Business woman (9)

Often dismissed as a bit of banter or simply a joke, sexual harassment within the workplace is a harsh reality for those who experience it.

Although both males and females can experience sexual harassment at work, 79% of victims are women, according to the Association of Women for Action and Research.

The extent of the problem was highlighted earlier this week with a report by the Trade Union Congress, which found over half of women (52%) had been subject to some sort of sexual harassment at work.

Almost one quarter of the 1,500 women who took part in the survey said they had experienced unwanted touching at work and 28% of women have been subject to comments of a sexual nature about their body or clothes.

However, most of women felt they could not report it in fear it would affect their relationships at work or they wouldn’t be taken seriously.

Although sexual harassment may not seem obvious to others, it can take place in many forms, including indecent or suggestive remarks, unwelcome and inappropriate touching, hugging or kissing and requests for sexual favours.

Nic Hammarling, head of diversity at Pearn Kandola, said: “Perhaps one of the most depressing things about sexism in the workplace is that it only gets worse.

“Employers should note that having a policy on sexual harassment is not enough. Likewise, putting up posters about a zero-tolerance approach to harassment is not enough”.

Ms Hammarling outlines six key things employers should do to stop sexual harassment in the workplace:

  • Start at the top
Leaders need to highlight that they personally have no time for people who act inappropriately at work. If the problem stems from the top, then that problem has to be addressed with some frank feedback.
  • Educate yourself on behaviours
Employees need to be educated on when a certain type of behaviour is inappropriate. It may seem obvious that their behaviour is a step too far, but in a surprising majority of cases, they have no idea that it is causing such distress.
  • Be vigilant
Encourage employees to call out any bad behaviour. Managers have a key role to play here, but so do bystanders who are aware of it going on, even if they’re not actively involved. The vast majority of these witnesses stay silent, but in fact in many instances they can be the most powerful advocates for change when they step in and challenge the behaviour.
  • Understand your employees
Help people understand how they can best challenge their colleagues. There is a lot of psychology behind effective challenging, and it doesn’t have to be direct, in-your-face confrontation. Sometimes, subtle challenges – even the use of silence after someone has said something, will help realisation to dawn.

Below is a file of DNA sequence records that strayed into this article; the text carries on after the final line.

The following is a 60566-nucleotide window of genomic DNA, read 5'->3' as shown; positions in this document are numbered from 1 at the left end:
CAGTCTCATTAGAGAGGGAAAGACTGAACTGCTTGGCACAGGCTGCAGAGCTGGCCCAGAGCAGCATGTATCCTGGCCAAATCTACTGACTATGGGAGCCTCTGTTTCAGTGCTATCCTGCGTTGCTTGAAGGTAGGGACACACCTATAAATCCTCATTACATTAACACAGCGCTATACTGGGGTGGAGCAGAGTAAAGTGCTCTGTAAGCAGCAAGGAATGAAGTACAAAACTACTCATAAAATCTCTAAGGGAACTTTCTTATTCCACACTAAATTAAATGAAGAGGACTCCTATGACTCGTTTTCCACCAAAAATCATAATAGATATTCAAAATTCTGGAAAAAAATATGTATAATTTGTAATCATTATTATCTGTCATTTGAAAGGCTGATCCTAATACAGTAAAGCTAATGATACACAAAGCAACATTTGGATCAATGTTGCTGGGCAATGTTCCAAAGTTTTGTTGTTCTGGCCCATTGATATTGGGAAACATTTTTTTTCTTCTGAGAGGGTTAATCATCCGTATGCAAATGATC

• Take it seriously
If an employee informs you that there’s a bit of potentially unwanted sexual ‘banter’ going on, don’t ignore it and don’t put it down to horseplay. It could well be a sign of something more serious.
  • Put a stop to it
Nip it in the bud. The quicker these things are dealt with, the less painful they are for everyone.

What can individuals do if they are experiencing sexual harassment?

  • Take Note
It’s not a good idea to wait until the person who’s harassing you goes too far, or until you can’t take any more because it’s become so endemic in your working culture. If things are happening that make you feel uncomfortable then it is best to make a note of them – and be very specific with dates and times.
  • Confront the perpetrator
If it’s behaviour from just one person, you need to make them aware that what they’re doing is not ok. This can be daunting but the calmer you can stay in this discussion, and the clearer your examples are, the better it will be.

If lots of people around you are behaving inappropriately, then this is more of a question of culture change in the workplace. If you’re strong-willed and happy to deal with potential difficulties, then go challenge the culture directly. If you’re a little unsure, then find some help.

  • Ask for support
Go to someone whose integrity you trust, tell them what’s been going on, and ask for their support.